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Inspiration & Transformation

Inspiration can come from anywhere and at any time.  But rarely does our source of inspiration provide us with perfection.  Whether the source of inspiration is a scene directly in front of us or captured in a reference photo, it almost always will require modification.  And to make it truly our own, we should be modifying it.  We should be asking ourselves “How can I make this better?” and “How can I make it communicate what I want to say?”

On a recent visit to a zoo, I captured several photos of an adult orangutan snuggling with a youngster, both huddled beneath a burlap sack.  I was entranced as I watched their tender interactions.  However, my photos were less than ideal.  The orangutans were behind an angled double-paned window that was splattered with dried rain drops.  And the youngster kept its face turned towards the adult during their interactions.

Orangutan photo by Tracey Maras

Back in my studio, it was time to answer those two questions.  How could I make the scene better and what did I want to say?  Since I was touched by their interactions, that was what I wanted to communicate.  But I needed the interactions to be more obvious when attempting to capture a single moment in a painting.

I worked out the design through small (2×3”) thumbnail sketches.  Making the scene more intimate, I moved the orangutans closer together.  To strengthen the concept of the relationship between them, I decided to make the youngster a baby, snuggling into its mother.  Reaching the baby’s arm across the foreground would visually lead the viewer’s eyes to the baby’s face. 

Orangutan sketch by Tracey Maras.

But even after the initial thumbnail sketches, design changes can occur as the concept develops.  Incorporating a large tropical leaf under which they sheltered would serve as a line leading back to the left across the top of the page, thereby creating a circular composition that keeps the viewer’s eyes moving around the scene and encircling the mother and baby.

I decided to keep the scene in a low key of lighting to convey the sense of them being deep in the rainforest, secluded and sheltered.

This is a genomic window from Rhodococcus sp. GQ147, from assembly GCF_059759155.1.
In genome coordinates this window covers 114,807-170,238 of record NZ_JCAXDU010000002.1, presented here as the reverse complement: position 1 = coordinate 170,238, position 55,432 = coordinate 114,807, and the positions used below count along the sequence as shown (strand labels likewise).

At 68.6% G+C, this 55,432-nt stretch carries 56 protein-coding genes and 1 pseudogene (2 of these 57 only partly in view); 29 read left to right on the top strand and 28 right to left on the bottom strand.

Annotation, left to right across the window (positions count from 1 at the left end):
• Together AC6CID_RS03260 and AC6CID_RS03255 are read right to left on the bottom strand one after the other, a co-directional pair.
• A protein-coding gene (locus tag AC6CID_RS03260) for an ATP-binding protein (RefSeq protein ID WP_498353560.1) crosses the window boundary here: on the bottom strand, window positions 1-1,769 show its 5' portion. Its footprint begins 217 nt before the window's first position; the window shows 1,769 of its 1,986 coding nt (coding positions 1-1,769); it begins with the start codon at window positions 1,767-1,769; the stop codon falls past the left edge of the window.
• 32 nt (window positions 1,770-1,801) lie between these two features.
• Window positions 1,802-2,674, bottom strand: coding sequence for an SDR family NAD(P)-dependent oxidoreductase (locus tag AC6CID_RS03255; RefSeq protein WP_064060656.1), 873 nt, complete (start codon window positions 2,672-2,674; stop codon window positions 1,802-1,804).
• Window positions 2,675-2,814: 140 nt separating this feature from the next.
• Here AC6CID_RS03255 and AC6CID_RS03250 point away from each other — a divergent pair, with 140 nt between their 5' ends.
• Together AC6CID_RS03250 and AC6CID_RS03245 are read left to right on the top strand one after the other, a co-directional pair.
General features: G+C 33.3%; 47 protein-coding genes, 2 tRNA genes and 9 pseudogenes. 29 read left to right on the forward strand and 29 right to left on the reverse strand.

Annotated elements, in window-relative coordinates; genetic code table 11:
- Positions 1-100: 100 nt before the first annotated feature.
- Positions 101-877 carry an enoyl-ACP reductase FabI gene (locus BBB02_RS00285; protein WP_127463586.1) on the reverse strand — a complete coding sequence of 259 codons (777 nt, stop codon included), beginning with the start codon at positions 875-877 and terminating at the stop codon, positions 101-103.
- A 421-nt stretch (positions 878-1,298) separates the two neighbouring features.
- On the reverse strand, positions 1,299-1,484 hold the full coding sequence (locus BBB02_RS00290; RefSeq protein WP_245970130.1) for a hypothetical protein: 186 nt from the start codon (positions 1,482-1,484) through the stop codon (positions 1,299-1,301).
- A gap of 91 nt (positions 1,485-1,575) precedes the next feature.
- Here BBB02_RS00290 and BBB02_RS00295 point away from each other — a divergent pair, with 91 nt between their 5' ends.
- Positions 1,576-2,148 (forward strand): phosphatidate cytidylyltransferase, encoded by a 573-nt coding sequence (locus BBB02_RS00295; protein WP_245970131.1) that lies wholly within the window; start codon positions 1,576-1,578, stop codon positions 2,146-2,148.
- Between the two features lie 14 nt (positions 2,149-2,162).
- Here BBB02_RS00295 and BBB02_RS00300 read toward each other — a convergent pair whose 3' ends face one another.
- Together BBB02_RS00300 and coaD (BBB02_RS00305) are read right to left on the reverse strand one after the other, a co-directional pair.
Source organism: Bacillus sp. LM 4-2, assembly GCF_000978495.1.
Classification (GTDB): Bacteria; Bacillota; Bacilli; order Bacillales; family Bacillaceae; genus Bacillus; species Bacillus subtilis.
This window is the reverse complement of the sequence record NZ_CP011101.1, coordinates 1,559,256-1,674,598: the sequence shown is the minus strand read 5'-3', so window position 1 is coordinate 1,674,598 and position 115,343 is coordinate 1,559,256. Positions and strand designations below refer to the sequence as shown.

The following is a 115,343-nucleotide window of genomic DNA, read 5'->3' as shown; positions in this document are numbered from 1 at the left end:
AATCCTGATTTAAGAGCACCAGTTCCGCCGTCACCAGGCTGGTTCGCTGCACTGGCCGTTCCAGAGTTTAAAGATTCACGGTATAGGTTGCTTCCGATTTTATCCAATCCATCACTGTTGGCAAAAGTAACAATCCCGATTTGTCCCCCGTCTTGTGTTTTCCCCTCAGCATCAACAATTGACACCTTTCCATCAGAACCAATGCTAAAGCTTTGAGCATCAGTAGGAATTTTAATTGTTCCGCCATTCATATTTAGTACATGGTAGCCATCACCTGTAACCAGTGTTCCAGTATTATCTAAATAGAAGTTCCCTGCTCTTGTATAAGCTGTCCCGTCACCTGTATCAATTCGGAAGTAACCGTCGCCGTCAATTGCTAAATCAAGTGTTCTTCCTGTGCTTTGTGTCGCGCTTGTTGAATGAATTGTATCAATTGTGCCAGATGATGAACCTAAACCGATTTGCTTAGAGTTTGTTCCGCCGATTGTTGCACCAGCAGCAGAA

To make the design changes, additional research was needed beyond my time spent observing their interactions and my reference photos.  Research included the appearance and anatomical differences of a baby compared to a youngster orangutan.  To establish the environment, research was needed to determine the correct type of foliage and to establish the ambient lighting and how it would reflect color onto the orangutans.

My final decision was to have the mother looking directly at the viewer, as if to say, “Protect the Precious.” 

Orangutan painting by Tracey Maras.
“Protect the Precious”  12×16”  pastel on archival gator board with pumice gel

We should always be vigilant for those moments of inspiration that will lead to that next painting.  But planning, research, and design will make the painting truly your own voice.

A Kitchen Tool and Pastels?

Over the years, I have learned that there are infinite ways in which pastels can be manipulated as a drawing and painting medium.  Examples range

The Plan is Subject to Change

I am a planner (and not ashamed to admit it).  While I may spend time sketching for fun, when beginning a new painting, I always have a plan.

Announcing More New Associate Artists

We can now announce our second group of new Associate Artists to Unison Colour. Our Associate Artists perform a fantastic role for Unison Colour and we are proud to welcome the following people…

A pastel painting of a bison on a dusty plain

Exploratory Sketches

Do you work from photos or from life? This is not an either/or question. There are pros and cons to either approach and I prefer the best of both worlds.

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2 Responses

  1. Beautiful work! Just received my very first box of unison portrait pastels. I keep looking at them and don’t know where to start.

    Thankyou for your inspiration.

    1. Opening that first box of Unison pastels is such a wonderful moment! Such luscious colors and every one so pristine and perfect. But know that you’ll experience even more wonderful moments when you put pastel to paper. Enjoy your journey!

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